UBC Theses and Dissertations
The role of the pufX protein in photosynthetic electron transfer Lilburn, Timothy George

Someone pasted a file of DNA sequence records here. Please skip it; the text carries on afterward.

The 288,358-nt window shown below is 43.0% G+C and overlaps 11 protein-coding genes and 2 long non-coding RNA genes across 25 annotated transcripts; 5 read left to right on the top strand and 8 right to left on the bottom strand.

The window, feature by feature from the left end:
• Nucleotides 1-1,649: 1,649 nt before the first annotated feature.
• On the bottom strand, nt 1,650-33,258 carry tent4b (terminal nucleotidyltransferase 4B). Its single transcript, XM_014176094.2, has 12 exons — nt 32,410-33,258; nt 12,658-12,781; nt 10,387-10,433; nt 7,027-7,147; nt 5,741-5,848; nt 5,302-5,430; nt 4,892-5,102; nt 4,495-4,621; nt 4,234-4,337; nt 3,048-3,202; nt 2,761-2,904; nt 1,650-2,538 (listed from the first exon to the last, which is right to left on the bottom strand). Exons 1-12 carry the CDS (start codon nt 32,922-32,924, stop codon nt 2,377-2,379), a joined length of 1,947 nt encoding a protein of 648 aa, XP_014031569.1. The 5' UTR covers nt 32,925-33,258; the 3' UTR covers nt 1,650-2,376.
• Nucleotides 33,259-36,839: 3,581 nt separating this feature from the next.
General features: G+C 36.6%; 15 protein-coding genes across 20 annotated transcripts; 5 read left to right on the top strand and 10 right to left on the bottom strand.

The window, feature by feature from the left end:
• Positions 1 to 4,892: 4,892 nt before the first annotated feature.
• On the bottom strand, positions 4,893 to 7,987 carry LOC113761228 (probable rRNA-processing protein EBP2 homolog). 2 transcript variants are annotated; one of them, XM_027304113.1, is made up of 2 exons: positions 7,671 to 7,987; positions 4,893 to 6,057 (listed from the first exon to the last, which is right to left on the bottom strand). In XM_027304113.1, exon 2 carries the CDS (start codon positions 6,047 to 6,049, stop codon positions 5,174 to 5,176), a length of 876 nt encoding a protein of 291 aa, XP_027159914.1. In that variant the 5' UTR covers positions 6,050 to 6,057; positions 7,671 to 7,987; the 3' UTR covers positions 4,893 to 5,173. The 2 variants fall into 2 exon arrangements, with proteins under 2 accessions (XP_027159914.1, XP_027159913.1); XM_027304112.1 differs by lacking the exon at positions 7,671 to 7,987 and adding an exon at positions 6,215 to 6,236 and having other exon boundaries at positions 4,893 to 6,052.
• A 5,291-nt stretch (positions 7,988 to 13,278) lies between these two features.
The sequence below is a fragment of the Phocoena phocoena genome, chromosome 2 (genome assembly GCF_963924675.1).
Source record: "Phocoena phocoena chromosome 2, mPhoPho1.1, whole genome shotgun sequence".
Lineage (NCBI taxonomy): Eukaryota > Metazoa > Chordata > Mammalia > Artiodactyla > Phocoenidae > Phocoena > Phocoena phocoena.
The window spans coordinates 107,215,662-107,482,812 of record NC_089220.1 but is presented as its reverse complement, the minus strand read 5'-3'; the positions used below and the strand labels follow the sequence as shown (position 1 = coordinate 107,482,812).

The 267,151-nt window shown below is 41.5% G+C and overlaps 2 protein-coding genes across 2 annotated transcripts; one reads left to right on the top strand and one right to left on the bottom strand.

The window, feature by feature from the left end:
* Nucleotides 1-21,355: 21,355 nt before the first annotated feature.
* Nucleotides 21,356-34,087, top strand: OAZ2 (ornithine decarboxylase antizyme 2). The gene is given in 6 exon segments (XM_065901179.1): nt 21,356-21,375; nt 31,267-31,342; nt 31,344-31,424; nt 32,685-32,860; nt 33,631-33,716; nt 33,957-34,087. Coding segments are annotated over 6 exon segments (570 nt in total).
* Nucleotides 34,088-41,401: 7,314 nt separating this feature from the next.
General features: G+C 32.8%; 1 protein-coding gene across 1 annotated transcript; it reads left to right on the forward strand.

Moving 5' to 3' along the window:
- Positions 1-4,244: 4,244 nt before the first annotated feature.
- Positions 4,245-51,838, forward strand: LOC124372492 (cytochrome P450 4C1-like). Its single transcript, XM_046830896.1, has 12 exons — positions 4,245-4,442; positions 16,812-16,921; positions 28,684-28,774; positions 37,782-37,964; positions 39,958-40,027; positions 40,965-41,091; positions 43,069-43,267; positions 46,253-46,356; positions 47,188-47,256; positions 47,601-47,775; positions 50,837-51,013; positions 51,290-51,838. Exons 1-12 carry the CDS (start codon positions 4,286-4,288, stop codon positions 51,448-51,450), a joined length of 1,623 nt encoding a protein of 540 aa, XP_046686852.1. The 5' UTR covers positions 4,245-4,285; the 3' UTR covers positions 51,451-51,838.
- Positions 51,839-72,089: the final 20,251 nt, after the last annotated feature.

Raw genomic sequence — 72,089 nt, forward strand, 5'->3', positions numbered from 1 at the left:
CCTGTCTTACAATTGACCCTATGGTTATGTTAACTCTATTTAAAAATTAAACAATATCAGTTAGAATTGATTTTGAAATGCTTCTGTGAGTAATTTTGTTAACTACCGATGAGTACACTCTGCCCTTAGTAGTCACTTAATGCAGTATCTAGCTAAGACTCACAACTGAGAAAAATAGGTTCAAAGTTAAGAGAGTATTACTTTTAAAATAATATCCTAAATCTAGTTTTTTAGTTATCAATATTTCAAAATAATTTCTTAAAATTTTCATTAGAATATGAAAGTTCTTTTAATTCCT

The role of the puJX gene product of Rhodobacter capsulatus has been unclear, but deletion of the gene renders the organism incapable of photosynthetic growth on a minimal medium. However, suppressor mutants that are able to grow photosynthetically are readily isolated. Two such suppressor mutants were characterized as to their photosynthetic growth properties, their fluorescence at five different incident light intensities, the integrity of their chromatophores and their abilities to generate a trans-membrane potential. I found that the photosynthetic apparatus in the suppressor mutants was less stable than that of the pseudo-wild type and primary mutant strain and that the suppressor mutants used light energy less efficiently than the pseudo-wild type strain. Therefore, the suppressor strains are more correctly designated partial suppressor mutants. The locations and sequences of the suppressor mutations were determined and both were found to change the second codon of the pufA gene. It is hypothesized that the serine residue encoded by this codon is important in interactions between the B870 antenna complex and other membrane-bound polypeptides. Based on these results and those of other investigators, a model for the role of the PufX protein is put forward in which the PufX protein, in conjunction with the B870 ft polypeptide, is proposed to form a gateway in the light harvesting antenna complex surrounding the reaction center. This gateway would allow the passage of quinones and quinols between the reaction center and the cytochrome blc\ complex.
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